Welsh homes and businesses that are unable to receive a broadband service are to be offered up to £1,000 each to help address the situation.
The Welsh government will make £2m available for the problem, meaning at least 2,000 homes and businesses in so-called broadband 'notspot' areas stand to benefit. The government defines a notspot as a home or business that cannot receive a 512Kbps service.
The money is to be used towards the capital costs of a connection, but not subscription costs.
"This scheme continues our commitment to provide improved services for rural areas and in particular access to the internet which is critical for those living and working across Wales," Elin Jones, minister for rural affairs for the Welsh government, said in a statement.
A map identifying Welsh broadband 'notspots', areas that cannot receive 512Kbps service (click to enlarge) Credit: Welsh Assembly Government
In late July, individuals and businesses — and community groups acting on their behalf — will be able to bid for funding. Any technology can be used for new connections, including fibre, DSL, cable, mobile or satellite, a spokesman for the Welsh government told ZDNet UK on Tuesday. "It is technology neutral and covers the capital cost of the connection," the spokesman said. "BT and Virgin are clearly in the frame."
Depending on the technology used, beneficiaries may be rewarded with anything from a 512Kbps satellite connection up to a 100Mbps fibre line. The spokesman said the Welsh government's aim was to provide broadband lines of over 24Mbps.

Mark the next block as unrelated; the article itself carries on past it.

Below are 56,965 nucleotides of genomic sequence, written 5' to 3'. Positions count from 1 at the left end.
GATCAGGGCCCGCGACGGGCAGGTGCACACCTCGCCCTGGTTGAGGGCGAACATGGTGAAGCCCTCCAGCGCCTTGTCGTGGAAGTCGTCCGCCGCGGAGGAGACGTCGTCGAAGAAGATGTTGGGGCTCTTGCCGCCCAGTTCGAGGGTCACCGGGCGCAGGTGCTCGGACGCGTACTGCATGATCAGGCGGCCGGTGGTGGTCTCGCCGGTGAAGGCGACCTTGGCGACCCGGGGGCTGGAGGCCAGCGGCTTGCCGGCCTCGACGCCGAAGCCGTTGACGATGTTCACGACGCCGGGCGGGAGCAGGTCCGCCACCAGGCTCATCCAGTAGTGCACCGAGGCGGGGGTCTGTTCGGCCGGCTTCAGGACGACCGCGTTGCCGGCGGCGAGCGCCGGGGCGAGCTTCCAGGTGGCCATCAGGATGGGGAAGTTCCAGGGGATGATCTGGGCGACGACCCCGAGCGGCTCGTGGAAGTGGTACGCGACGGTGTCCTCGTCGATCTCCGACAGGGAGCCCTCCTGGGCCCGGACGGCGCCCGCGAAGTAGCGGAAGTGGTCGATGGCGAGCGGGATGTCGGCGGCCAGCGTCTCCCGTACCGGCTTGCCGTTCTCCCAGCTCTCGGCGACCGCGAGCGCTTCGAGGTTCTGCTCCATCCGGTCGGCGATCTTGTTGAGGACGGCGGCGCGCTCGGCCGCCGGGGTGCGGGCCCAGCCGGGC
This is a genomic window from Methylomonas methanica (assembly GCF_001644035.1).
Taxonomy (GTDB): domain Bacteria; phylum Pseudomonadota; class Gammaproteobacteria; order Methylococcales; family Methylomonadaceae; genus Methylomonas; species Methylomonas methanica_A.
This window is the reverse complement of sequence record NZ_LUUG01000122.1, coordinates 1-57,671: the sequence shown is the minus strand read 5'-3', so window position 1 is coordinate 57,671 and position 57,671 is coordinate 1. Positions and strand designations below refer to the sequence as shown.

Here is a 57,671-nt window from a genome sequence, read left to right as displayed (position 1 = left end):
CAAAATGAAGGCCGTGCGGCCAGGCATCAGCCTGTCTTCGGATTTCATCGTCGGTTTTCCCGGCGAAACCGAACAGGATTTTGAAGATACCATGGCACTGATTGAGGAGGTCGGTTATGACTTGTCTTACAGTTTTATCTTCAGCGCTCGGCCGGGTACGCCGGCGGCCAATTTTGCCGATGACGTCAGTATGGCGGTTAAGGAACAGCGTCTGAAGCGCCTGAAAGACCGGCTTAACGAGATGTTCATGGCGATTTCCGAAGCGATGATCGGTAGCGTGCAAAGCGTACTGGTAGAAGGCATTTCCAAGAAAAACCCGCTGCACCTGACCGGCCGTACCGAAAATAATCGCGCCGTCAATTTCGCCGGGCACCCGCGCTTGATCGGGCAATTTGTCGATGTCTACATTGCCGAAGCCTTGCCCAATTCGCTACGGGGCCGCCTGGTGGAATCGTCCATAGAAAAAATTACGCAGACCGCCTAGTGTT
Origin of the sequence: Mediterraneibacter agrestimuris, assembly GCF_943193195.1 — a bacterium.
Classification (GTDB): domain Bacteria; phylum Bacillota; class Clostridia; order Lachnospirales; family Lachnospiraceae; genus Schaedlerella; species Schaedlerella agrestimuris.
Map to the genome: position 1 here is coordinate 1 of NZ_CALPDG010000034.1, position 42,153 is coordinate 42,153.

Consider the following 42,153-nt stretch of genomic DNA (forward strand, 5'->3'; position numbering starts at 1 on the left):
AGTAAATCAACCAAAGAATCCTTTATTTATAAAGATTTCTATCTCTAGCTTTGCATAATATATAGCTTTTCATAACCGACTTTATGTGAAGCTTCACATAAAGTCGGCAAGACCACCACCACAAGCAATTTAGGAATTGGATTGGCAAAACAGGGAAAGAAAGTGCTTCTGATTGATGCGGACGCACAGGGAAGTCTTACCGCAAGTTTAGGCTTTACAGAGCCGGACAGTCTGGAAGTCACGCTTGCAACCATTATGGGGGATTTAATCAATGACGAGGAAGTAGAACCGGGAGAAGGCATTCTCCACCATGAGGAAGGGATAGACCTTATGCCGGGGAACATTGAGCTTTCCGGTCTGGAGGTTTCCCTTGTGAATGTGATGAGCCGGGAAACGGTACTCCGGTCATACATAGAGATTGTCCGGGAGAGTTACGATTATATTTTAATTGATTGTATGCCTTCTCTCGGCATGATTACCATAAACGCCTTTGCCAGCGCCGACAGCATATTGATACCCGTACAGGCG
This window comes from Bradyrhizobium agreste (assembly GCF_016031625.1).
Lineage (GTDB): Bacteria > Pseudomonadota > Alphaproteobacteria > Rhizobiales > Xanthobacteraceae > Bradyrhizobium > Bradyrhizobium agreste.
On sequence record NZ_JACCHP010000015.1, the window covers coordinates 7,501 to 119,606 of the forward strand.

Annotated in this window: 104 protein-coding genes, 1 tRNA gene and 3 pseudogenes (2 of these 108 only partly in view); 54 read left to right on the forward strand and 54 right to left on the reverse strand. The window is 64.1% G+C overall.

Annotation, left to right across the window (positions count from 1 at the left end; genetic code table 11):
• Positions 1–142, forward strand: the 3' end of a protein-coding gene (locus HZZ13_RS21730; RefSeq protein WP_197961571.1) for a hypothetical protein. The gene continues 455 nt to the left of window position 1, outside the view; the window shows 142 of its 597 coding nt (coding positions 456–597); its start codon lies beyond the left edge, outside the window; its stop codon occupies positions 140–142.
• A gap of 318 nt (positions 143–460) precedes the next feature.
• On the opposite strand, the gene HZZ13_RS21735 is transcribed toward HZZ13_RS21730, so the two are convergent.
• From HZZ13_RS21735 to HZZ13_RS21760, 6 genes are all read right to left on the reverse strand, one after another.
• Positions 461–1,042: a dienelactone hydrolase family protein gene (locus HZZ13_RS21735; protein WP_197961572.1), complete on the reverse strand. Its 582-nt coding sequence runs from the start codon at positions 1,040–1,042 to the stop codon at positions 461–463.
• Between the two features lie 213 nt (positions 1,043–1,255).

The criteria for allocating the funding will be published by the time the bidding process opens.
One analyst questioned whether the funding of £1,000 per home or business would be sufficient. "One thousand pounds is not going to buy you a leased line, or a DSL line if the exchange is not enabled," said Julian Herbert, principal analyst at Informa Telecoms and Media, speaking to ZDNet UK on Tuesday.
Herbert's comments follow the claims of a resident of Salem in rural South Wales, who says BT quoted her in excess of £150,000 for a broadband line. The analyst also said that £2m may not eradicate all Wales' broadband notspots. "In the great scheme of broadband things, it isn't all that much," he said.
Herbert added that roll-out plans over the next 24 months in Wales could duplicate the efforts of the universal service commitment (USC), a Westminster initiative that aims to give all UK homes 2Mbps access by 2012.
The Welsh government spokesman said there would be no problem because it could divert any USC funding from Westminster to other broadband or even non-broadband projects within Wales. At least £2m of further broadband funding may become available for Wales, with the west of the country most likely to benefit, the spokesman added.
Through the Welsh government's so-called RIBS (Regional Innovative Broadband Support) scheme, public funding has already been used to DSL-enable several dozen telephone exchanges, benefitting 8,500 Welsh homes. The latest funding will be directed less towards upgrading exchanges and more towards connecting homes and businesses too far away from an exchange to receive a broadband service.